Updated on: February 11, 2021

New Report Explores the Top SDoH

Original story posted on: February 10, 2021

This is the first of many reports to come on the topic of SDoH.

It’s just February, but a steady stream of reports and surveys touting the top social determinants of health (SDoH) and mental health (SDoMH) for 2021 have already begun to appear.

First up is the 2021 Consumer Sentiments and Insights Survey by The Root Cause Coalition, an organization co-founded by AARP Foundation and ProMedica. The survey was conducted online last October, with 1,200 U.S. residents 18 years of age or older, and across the following ethnic groups:

  • 16 percent identified as Latinx
  • 19 percent African-American
  • 65 percent Caucasian
  • Income levels of those surveyed ranged from under $50,000 annually to over $100,000.
  • Respondents resided across rural, suburban, and urban regions.

In terms of the most important SDoH to impact overall family health and wellness:

  • 30 percent of respondents identified economic stability as the most important;
  • 27 percent access to quality healthcare;
  • 16 percent educational opportunity and attainment;
  • 14 percent safety of their neighborhood and environment; and
  • 13 percent community context or social isolation.

Survey participants were also queried on which SDoH contributed the most to achieving health and wellness. The top three areas identified were access to:

  • Quality healthcare;
  • Affordable and nutritious food; and
  • Stable and affordable housing.

The survey was directed toward the lay community, which resulted in interesting findings:

  • Only 20 percent of respondents knew what the SDoH referred to, and
  • 48 percent had never heard the term before.
  • Over 65 percent were familiar with the term “health equity.”
  • Most of the persons surveyed believed that people with low incomes (under $50,000 annually) are most at risk for issues pertaining to the SDoH, especially persons who are Latinx, over 55 years of age, and those in suburban areas.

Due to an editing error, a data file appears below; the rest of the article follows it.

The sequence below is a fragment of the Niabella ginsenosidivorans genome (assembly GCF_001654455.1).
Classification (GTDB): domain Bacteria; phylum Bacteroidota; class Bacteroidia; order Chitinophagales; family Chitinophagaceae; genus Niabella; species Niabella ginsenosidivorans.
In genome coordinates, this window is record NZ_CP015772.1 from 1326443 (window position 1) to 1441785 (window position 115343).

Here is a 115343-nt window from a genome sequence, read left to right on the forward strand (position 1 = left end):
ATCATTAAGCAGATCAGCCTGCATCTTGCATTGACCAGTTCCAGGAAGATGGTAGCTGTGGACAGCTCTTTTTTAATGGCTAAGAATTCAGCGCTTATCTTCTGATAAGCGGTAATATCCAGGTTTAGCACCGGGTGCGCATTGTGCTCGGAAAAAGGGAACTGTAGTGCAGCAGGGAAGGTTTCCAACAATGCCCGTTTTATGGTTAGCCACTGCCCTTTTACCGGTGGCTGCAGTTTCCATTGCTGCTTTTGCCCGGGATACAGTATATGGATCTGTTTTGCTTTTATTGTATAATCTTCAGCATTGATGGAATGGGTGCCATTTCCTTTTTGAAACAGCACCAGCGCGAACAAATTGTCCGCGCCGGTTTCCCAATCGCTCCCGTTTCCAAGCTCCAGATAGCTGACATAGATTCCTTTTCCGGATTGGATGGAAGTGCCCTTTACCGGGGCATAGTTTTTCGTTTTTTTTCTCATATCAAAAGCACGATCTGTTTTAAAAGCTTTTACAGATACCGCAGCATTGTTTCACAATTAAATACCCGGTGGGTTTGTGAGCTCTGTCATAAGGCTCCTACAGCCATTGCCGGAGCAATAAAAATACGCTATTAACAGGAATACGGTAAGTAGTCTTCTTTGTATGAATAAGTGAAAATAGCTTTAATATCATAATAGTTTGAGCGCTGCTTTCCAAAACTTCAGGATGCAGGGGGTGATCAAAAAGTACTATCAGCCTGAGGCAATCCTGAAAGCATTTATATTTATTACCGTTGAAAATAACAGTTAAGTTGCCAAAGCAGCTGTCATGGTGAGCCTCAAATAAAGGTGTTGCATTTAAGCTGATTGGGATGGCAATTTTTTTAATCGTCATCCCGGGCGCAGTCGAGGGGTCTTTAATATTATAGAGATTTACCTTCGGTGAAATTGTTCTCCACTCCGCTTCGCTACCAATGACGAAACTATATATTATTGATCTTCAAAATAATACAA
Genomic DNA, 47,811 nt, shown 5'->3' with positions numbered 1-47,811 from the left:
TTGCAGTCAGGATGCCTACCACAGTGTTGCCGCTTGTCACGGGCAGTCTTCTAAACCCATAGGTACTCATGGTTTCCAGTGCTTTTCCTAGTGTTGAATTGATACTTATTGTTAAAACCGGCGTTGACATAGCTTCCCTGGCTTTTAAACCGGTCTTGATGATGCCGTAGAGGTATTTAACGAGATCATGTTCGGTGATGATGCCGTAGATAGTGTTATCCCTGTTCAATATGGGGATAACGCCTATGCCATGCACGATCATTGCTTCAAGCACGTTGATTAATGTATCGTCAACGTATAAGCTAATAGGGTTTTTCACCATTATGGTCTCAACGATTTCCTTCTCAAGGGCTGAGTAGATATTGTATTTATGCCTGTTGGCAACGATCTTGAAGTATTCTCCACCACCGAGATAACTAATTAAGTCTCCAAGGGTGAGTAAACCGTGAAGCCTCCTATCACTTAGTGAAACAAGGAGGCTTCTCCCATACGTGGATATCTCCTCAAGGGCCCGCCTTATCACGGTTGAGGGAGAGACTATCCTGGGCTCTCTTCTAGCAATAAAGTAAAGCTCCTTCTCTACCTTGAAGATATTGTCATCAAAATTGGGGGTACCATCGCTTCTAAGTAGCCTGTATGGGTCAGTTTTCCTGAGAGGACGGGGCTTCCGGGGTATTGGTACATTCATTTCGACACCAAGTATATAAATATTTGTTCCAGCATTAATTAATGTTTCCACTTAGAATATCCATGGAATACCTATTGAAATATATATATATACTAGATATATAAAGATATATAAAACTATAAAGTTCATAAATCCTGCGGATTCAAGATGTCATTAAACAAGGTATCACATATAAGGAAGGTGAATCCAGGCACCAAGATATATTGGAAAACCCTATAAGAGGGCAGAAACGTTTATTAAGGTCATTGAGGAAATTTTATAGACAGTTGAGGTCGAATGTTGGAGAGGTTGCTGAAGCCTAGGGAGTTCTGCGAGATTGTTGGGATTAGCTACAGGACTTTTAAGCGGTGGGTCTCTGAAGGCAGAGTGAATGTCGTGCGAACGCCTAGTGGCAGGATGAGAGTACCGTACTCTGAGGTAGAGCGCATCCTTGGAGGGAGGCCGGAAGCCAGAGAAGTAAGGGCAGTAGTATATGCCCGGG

Other areas identified as key for attention included the following:

  • Job opportunities, which ranked as a particularly high priority among African-Americans;
  • Prescription medicines and medical devices, seen as vital by older adults and Latinx populations; and
  • Clean water and air, particularly cited by rural respondents.

A final survey area asked respondents who they felt had ultimate responsibility for addressing health disparities aligned with the SDoH. While close to half surveyed saw this issue as a shared responsibility by federal government agencies (42 percent) and local/state/federal policymakers (40 percent), 31 percent viewed public health departments as having a primary role. A total of 59 percent of respondents also believed that each individual bears the primary responsibility for the health and well-being of their greater community. Our Monitor Mondays Listeners Survey this week asked listeners who they felt has the major responsibility for addressing the SDoH. The results were diverse, and appear here.  This is the first of many reports to come on the topic, and RACmonitor will continue to report on them as they appear.

Programming Note: Listen to Ellen Fink-Samnick’s live reporting on the social determinants of health on Monitor Mondays, 10 a.m. Eastern.

Ellen Fink-Samnick MSW, ACSW, LCSW, CCM, CRP

Ellen Fink-Samnick is an award-winning healthcare industry expert. She is the esteemed author of books, articles, white papers, and knowledge products. A subject matter expert on the Social Determinants of Health, her latest books, The Essential Guide to Interprofessional Ethics for Healthcare Case Management,  Social Determinants of Health: Case Management’s Next Frontier (with Foreword by Dr. Ronald Hirsch), and End of Life Care for Case Management are published through HCPro. She is a panelist on Monitor Mondays, frequent contributor to Talk-Ten-Tuesdays, and member of the Editorial Advisory Boards of Professional Case Management, Case Management Monthly, and RAC Monitor. Ellen also serves as the Lead for Rise Association’s Social Determinants of Health Community.

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